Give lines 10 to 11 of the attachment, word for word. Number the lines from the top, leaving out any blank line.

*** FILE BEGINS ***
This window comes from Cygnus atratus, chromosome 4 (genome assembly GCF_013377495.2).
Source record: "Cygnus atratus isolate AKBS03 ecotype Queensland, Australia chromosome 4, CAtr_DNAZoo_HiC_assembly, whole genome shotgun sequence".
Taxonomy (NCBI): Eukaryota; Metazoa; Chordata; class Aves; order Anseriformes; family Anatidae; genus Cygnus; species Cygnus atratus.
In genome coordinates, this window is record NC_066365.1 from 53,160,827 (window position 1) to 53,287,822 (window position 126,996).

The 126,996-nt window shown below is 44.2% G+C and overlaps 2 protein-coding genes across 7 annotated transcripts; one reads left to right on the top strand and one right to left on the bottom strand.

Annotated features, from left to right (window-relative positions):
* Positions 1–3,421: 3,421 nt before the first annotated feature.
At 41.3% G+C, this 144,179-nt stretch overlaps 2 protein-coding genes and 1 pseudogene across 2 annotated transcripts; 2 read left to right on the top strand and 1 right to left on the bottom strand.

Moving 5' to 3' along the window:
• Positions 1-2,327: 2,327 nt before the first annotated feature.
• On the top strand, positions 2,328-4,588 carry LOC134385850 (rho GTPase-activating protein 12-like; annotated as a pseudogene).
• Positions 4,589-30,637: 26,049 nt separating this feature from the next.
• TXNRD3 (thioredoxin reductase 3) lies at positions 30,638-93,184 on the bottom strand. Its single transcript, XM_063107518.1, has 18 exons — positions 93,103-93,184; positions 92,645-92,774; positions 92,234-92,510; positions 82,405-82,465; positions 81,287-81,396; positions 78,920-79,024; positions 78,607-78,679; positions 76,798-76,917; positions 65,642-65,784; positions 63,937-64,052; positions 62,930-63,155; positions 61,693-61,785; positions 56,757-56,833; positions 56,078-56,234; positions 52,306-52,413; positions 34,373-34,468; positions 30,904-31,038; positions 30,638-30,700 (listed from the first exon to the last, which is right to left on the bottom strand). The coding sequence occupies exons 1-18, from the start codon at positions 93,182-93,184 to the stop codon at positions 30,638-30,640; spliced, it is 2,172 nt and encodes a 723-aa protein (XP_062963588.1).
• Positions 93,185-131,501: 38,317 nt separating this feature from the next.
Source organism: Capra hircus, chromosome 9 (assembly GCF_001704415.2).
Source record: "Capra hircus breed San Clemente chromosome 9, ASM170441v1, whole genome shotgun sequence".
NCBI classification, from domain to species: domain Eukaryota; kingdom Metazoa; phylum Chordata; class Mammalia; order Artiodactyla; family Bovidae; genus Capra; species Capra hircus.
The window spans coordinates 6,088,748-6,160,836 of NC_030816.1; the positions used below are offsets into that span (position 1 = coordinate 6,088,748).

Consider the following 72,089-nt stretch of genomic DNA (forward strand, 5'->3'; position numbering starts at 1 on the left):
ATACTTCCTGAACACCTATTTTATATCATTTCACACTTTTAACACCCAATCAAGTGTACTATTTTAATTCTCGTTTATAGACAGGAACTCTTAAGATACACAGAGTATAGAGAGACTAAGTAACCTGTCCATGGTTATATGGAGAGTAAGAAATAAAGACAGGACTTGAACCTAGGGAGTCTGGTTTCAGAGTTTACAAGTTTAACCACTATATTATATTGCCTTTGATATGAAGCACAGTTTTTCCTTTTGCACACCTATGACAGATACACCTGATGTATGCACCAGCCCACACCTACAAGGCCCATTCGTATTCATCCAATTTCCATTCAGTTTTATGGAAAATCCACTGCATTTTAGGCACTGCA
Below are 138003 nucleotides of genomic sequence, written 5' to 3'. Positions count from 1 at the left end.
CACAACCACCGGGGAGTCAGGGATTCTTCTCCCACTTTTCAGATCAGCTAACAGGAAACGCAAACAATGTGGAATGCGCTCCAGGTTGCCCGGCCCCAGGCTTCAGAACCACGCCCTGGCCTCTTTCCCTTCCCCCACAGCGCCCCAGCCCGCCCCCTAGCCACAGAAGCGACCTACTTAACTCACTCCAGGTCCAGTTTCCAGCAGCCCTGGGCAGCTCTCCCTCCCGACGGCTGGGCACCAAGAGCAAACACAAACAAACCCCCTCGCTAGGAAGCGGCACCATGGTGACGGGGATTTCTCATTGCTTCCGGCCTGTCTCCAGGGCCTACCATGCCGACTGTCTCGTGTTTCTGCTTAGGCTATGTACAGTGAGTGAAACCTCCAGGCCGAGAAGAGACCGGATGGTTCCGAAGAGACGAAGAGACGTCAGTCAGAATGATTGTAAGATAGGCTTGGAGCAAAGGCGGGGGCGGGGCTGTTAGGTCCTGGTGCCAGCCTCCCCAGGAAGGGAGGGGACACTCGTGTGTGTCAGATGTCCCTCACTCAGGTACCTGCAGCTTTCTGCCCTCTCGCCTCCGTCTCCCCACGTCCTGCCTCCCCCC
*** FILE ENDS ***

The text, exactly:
• Positions 1-2,327: 2,327 nt before the first annotated feature.
• On the top strand, positions 2,328-4,588 carry LOC134385850 (rho GTPase-activating protein 12-like; annotated as a pseudogene).